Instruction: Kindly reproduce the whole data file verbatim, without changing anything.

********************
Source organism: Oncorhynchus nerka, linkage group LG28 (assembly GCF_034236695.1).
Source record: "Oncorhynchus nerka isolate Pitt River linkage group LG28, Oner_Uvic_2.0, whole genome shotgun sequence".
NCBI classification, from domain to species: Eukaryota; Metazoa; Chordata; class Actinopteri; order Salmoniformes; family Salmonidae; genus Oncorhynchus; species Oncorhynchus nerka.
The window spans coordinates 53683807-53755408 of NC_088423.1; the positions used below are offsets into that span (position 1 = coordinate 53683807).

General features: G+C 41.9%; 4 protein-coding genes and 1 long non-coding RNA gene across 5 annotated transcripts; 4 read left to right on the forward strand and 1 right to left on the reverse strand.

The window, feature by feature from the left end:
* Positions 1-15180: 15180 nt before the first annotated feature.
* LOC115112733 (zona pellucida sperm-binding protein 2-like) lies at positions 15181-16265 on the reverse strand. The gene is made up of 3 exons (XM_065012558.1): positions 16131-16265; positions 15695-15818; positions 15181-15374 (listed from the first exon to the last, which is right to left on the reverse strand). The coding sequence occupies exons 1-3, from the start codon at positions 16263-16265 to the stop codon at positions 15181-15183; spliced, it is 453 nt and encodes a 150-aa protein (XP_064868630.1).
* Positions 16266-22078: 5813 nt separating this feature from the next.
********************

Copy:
Source organism: Oncorhynchus nerka, linkage group LG28 (assembly GCF_034236695.1).
Source record: "Oncorhynchus nerka isolate Pitt River linkage group LG28, Oner_Uvic_2.0, whole genome shotgun sequence".
NCBI classification, from domain to species: Eukaryota; Metazoa; Chordata; class Actinopteri; order Salmoniformes; family Salmonidae; genus Oncorhynchus; species Oncorhynchus nerka.
The window spans coordinates 53683807-53755408 of NC_088423.1; the positions used below are offsets into that span (position 1 = coordinate 53683807).

General features: G+C 41.9%; 4 protein-coding genes and 1 long non-coding RNA gene across 5 annotated transcripts; 4 read left to right on the forward strand and 1 right to left on the reverse strand.

The window, feature by feature from the left end:
* Positions 1-15180: 15180 nt before the first annotated feature.
* LOC115112733 (zona pellucida sperm-binding protein 2-like) lies at positions 15181-16265 on the reverse strand. The gene is made up of 3 exons (XM_065012558.1): positions 16131-16265; positions 15695-15818; positions 15181-15374 (listed from the first exon to the last, which is right to left on the reverse strand). The coding sequence occupies exons 1-3, from the start codon at positions 16263-16265 to the stop codon at positions 15181-15183; spliced, it is 453 nt and encodes a 150-aa protein (XP_064868630.1).
* Positions 16266-22078: 5813 nt separating this feature from the next.